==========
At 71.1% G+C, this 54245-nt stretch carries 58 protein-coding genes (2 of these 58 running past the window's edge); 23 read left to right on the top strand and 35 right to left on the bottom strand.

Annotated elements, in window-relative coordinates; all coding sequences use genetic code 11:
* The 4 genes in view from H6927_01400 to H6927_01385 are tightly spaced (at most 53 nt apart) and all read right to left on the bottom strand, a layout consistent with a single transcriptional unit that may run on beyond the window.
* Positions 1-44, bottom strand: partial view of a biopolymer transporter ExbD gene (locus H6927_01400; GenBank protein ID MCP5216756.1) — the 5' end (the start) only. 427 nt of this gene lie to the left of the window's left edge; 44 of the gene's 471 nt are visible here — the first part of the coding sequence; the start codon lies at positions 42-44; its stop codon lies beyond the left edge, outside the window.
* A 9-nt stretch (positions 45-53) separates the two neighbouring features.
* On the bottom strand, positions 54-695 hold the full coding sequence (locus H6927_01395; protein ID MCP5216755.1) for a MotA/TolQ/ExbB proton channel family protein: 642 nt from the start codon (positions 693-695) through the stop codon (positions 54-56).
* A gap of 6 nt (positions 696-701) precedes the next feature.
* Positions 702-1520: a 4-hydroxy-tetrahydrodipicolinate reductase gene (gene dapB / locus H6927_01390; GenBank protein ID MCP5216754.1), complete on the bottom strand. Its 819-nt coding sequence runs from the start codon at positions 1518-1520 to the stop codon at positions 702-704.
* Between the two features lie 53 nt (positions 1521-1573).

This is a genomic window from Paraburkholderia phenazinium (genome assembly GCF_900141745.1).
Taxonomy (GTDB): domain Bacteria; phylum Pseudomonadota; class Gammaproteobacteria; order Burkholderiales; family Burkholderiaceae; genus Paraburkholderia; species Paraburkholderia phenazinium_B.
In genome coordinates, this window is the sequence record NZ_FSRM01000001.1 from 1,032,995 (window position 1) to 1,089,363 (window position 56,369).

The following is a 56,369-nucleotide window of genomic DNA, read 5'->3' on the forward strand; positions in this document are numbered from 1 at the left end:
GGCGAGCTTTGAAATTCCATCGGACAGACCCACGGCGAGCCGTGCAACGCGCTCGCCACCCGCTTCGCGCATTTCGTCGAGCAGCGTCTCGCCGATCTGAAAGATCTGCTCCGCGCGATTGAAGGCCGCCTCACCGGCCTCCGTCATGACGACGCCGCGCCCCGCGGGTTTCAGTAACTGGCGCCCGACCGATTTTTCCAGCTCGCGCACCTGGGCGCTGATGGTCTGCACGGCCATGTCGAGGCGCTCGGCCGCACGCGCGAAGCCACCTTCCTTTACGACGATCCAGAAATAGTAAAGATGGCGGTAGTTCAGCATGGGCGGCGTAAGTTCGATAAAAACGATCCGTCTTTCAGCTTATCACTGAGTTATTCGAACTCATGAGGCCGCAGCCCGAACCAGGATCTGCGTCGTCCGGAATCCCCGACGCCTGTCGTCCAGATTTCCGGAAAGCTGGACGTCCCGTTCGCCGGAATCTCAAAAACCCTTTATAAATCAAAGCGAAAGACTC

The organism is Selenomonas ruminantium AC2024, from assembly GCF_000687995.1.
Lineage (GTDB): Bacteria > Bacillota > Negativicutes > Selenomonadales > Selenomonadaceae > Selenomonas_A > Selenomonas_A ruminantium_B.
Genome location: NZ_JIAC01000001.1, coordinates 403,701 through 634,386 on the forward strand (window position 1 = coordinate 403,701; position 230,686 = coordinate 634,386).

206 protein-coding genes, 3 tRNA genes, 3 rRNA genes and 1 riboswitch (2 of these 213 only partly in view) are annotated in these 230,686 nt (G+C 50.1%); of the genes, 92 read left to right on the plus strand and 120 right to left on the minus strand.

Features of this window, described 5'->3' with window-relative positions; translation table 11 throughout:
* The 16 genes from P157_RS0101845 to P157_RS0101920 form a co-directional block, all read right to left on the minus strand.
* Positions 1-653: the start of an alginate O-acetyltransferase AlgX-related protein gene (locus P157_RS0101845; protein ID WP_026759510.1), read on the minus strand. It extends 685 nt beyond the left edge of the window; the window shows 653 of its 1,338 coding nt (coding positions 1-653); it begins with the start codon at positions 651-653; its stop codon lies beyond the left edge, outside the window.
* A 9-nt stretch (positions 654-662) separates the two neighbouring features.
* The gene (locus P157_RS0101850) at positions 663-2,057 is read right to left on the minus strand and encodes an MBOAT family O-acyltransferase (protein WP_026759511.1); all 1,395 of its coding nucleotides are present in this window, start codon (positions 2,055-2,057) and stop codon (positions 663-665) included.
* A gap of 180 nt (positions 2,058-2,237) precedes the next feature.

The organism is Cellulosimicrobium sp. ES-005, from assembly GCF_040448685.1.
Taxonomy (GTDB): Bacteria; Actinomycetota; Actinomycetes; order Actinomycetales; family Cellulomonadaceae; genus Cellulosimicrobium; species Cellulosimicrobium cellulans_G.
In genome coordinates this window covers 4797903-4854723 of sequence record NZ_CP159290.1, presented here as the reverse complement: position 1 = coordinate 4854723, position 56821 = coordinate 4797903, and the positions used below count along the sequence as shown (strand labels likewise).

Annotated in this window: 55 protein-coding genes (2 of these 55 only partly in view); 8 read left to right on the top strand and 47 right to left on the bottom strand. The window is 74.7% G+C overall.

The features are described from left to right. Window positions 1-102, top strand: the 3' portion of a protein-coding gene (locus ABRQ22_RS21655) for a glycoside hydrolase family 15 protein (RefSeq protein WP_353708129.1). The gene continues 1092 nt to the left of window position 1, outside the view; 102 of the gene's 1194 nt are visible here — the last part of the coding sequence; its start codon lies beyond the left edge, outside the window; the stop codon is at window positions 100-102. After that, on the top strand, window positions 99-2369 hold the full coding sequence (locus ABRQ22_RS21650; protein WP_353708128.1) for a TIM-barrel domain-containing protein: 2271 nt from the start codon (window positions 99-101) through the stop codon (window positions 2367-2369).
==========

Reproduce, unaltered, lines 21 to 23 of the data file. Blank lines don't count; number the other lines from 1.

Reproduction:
* Positions 1-653: the start of an alginate O-acetyltransferase AlgX-related protein gene (locus P157_RS0101845; protein ID WP_026759510.1), read on the minus strand. It extends 685 nt beyond the left edge of the window; the window shows 653 of its 1,338 coding nt (coding positions 1-653); it begins with the start codon at positions 651-653; its stop codon lies beyond the left edge, outside the window.
* A 9-nt stretch (positions 654-662) separates the two neighbouring features.
* The gene (locus P157_RS0101850) at positions 663-2,057 is read right to left on the minus strand and encodes an MBOAT family O-acyltransferase (protein WP_026759511.1); all 1,395 of its coding nucleotides are present in this window, start codon (positions 2,055-2,057) and stop codon (positions 663-665) included.